Why there was no Autumn of Love
Print Friendly and PDF
A few readers have asked about my assertion below about the causes of the quick collapse of the Haight-Ashbury Summer of Love in 1967 ("If you're going to San Francisco / Be sure to wear some flowers in your hair" — Johnnie Rotten's least favorite song of all time, by the way). My source was my recollection of my old Rice U. history professor Allen Matusow's 1984 book The Unraveling of America: A History of Liberalism in the 1960s. Looking it up, I see that on p. 302, Matusow writes:
Haight-Ashbury was already dying. It's demise, so similar to the demise of hippie ghettos elsewhere, resulted from official repression, black hostility, and media hype. In San Francisco where city fathers panicked at the prospect of runaway hordes descending upon them, police began routinely roughing up hippies, health officials harassed their communes, and narcotics agents infiltrated the neighborhood. Meanwhile, black hoods from the nearby Fillmore district cruised the streets, threatening rape and violence. Blacks did not like LSD, white kids pretending to be poor, or the fact that Haight-Ashbury was, in the words of a leftover beatnik, "the first segregated Bohemia I've ever seen." Longtime residents began staying home after dark. Finally, the beguiling images of Haight-Ashbury marketed by the media attracted not only an invasion of gawking tourists, but a floating population of the unstable, the psychotic, and the criminal. By the end of the year, reported crime in Haight-Ashbury included 17 murders, 100 rapes, and nearly 3,000 burglaries. In October 1967 community leaders staged a pageant called "Death of Hippie."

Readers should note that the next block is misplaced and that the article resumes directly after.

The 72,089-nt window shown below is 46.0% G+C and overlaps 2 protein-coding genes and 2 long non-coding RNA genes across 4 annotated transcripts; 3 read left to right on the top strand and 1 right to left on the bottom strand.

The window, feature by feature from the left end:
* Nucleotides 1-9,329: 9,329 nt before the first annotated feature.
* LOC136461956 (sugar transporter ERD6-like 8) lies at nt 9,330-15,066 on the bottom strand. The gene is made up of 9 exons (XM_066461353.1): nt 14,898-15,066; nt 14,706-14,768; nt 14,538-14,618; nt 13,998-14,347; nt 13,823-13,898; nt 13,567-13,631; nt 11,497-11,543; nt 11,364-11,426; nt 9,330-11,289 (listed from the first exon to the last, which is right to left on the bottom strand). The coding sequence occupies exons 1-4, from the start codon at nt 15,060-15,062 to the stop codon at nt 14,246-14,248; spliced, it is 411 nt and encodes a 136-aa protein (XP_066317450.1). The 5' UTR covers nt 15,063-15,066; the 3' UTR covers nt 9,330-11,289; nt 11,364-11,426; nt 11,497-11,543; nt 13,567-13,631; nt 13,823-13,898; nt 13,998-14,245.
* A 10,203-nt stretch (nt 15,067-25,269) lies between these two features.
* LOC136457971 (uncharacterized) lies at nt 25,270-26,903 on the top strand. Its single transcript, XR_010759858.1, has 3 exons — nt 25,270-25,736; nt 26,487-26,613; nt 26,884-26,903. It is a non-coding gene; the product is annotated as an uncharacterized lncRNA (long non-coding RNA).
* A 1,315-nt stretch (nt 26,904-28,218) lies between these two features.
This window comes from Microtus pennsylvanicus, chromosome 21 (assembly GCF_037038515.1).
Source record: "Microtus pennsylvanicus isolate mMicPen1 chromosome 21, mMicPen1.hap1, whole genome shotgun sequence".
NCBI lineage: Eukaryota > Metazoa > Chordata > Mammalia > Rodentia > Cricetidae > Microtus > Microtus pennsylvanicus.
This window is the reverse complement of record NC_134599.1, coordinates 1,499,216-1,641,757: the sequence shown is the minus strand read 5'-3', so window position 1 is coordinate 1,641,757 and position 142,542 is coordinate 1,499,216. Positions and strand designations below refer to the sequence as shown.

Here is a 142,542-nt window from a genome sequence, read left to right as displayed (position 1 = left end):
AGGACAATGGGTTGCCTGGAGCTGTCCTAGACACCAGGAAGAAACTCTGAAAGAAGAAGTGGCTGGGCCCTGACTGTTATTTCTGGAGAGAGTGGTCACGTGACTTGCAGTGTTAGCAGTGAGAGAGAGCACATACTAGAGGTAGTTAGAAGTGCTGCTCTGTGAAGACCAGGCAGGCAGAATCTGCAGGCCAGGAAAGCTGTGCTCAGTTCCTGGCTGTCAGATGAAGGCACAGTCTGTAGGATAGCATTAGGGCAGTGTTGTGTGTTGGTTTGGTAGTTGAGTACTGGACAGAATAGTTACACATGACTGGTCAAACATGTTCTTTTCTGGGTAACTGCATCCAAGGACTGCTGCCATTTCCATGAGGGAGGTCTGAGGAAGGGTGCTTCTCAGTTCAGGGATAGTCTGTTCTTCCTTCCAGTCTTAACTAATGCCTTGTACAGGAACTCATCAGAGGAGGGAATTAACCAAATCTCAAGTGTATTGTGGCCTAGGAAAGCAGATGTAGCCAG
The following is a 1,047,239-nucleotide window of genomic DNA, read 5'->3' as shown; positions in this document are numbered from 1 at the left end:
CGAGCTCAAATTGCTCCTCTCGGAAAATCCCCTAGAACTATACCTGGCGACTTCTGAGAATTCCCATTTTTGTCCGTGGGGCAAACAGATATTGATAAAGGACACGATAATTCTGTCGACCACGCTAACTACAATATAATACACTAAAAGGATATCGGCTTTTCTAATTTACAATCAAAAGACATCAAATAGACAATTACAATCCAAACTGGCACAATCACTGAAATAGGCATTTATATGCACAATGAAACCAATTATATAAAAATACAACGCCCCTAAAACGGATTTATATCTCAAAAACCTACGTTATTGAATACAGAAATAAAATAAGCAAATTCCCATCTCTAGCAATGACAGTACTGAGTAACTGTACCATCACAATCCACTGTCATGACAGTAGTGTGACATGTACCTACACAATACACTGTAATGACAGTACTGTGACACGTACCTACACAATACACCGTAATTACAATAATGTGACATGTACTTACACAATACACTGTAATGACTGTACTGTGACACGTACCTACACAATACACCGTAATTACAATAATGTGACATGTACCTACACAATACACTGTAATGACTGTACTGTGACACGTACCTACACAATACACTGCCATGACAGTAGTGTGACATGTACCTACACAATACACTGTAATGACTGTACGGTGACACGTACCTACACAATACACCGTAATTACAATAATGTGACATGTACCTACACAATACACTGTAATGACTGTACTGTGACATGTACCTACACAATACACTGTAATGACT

The most notorious criminal to prey on hippie chicks in the San Francisco Bay area in 1967 was white: Charles Manson.
Print Friendly and PDF